Either the Best Idea or Worst Idea Ever

January 23, 2009

1/23 Update: 

I actualy won tickets to this event but can’t go!  First one to comment on this blog entry gets added to the list!  For real.

Also, you can download Rocktapussy’s new ’09 Mixtape for free here.  Featuring: He Say She Say, Silverghost, Flosstradamus feat. Caroline, CSS, Tegan & Sarah, Audio Bullys, Alphabeat, Seelenluft, Prairie Cartel, Kaiser Chiefs, Solid Gold

 

 

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Vzspandexxx

In a concept as classy as their name, adorable DJ tandem Rocktapussy (Jessica “A-Cup” Gonyea and Chess “Mother” Hubbard) are hosting SPANDEXXX! at Sonotheque later this month with He Say She Say and Silverghost.  (Don’t bother trying to read the font on the flier).

So… um, if you’re dressed in 70% or more spandex you get in free.  If you RSVP at UR Chicago, you get in for 5$.  You can also win free tix by using brain power over at Venus Zine.

Considering what a Spandex ensemble will cost you at American Apparel (and all the friends you’ll lose in the process), I’ll take the 5$.  Also please note; while accessories will make your outfit “pop”, be careful not to over-do it and drop below the 70% spandex requirement.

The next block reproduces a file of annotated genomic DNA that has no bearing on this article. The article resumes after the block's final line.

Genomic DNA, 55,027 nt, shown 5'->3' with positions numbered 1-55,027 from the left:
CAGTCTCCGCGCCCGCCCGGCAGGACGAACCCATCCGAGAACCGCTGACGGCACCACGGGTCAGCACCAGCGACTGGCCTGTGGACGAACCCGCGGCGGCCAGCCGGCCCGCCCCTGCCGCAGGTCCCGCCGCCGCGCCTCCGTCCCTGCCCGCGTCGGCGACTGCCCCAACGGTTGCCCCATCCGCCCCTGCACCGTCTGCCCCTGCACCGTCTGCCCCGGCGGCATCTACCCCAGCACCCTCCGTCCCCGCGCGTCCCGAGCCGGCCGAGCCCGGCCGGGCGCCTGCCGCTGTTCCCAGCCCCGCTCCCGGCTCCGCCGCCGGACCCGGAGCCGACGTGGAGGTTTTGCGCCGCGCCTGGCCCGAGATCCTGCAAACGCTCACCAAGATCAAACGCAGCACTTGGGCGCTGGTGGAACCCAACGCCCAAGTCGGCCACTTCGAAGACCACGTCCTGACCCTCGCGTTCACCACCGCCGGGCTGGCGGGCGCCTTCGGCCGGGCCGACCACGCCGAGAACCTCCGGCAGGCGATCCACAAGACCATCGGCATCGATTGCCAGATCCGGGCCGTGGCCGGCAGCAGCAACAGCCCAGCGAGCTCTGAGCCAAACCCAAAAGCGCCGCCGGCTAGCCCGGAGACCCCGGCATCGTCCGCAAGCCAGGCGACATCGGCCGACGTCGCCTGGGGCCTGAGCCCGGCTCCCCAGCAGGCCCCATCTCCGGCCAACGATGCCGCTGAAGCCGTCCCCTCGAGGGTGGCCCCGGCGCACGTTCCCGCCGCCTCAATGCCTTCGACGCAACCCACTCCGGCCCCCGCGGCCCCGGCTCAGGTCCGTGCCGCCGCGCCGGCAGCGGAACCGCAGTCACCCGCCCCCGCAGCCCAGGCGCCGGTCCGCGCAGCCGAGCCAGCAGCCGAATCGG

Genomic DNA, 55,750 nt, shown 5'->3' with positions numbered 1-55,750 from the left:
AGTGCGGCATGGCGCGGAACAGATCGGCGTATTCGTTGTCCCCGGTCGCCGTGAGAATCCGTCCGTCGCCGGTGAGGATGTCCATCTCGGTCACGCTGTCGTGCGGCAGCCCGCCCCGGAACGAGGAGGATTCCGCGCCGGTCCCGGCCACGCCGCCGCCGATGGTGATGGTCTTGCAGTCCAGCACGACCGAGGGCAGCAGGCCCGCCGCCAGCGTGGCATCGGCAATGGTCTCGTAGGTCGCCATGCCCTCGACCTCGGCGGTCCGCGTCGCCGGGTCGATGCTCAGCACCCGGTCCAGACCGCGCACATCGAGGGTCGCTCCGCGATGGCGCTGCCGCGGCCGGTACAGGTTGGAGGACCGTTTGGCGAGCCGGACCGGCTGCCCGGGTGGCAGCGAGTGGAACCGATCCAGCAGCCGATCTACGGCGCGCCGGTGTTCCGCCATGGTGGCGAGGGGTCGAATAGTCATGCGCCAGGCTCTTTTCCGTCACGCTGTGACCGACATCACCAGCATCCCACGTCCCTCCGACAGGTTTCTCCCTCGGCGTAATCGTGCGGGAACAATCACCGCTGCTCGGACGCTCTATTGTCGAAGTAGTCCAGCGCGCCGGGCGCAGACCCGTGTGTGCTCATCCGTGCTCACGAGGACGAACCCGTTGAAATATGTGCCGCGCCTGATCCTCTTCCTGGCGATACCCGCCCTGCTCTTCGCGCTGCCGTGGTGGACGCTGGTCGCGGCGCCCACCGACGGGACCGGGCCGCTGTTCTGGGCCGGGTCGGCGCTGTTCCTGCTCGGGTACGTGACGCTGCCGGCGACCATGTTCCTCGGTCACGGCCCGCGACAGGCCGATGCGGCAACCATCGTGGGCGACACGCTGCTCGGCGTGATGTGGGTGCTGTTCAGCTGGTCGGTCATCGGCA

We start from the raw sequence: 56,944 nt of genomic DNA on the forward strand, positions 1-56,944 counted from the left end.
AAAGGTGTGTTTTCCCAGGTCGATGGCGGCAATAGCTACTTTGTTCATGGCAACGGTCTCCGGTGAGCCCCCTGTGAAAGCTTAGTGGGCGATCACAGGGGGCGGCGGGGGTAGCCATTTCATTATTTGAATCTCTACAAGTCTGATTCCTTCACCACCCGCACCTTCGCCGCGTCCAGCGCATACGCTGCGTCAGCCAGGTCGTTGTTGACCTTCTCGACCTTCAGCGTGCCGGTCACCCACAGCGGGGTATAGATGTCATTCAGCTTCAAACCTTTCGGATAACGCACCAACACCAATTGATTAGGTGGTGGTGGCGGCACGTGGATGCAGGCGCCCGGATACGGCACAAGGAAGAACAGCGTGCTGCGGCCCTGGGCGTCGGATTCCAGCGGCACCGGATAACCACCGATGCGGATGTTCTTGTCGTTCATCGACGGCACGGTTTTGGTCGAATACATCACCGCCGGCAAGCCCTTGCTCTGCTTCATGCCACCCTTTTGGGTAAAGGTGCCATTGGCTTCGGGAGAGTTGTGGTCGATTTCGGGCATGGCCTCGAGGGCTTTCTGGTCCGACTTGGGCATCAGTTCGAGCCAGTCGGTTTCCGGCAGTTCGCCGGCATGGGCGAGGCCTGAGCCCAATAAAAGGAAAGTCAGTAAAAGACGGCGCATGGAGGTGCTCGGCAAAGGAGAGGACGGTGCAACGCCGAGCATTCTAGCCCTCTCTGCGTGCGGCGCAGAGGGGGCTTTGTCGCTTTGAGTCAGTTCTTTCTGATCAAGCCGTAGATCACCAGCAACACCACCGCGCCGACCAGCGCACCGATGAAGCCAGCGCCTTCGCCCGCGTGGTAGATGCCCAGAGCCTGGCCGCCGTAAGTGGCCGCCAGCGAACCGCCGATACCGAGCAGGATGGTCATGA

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Did You Get That Memo: Office Culture is Pop Culture

October 9, 2008

(Originally posted last February on the UR Chicago site but no longer accessible.  I had to save my baby).

Can you believe it’s been nearly a decade since Office Space? That’s roughly 36 financial quarters of bad Lumberg impressions and Swingline stapler jokes. The unforeseen longevity of a movie like Office Space -– a cynical look at corporate drones — stuck with the American audience long after its theatre run. Though the defining modern corporate farce is getting old, it seems like “life at the office” has become an increasingly prevalent touchstone. A new breed of unflinching, cynical, critical, tragi-comic and sometimes downright depressing office themed productions have hit a cultural nerve.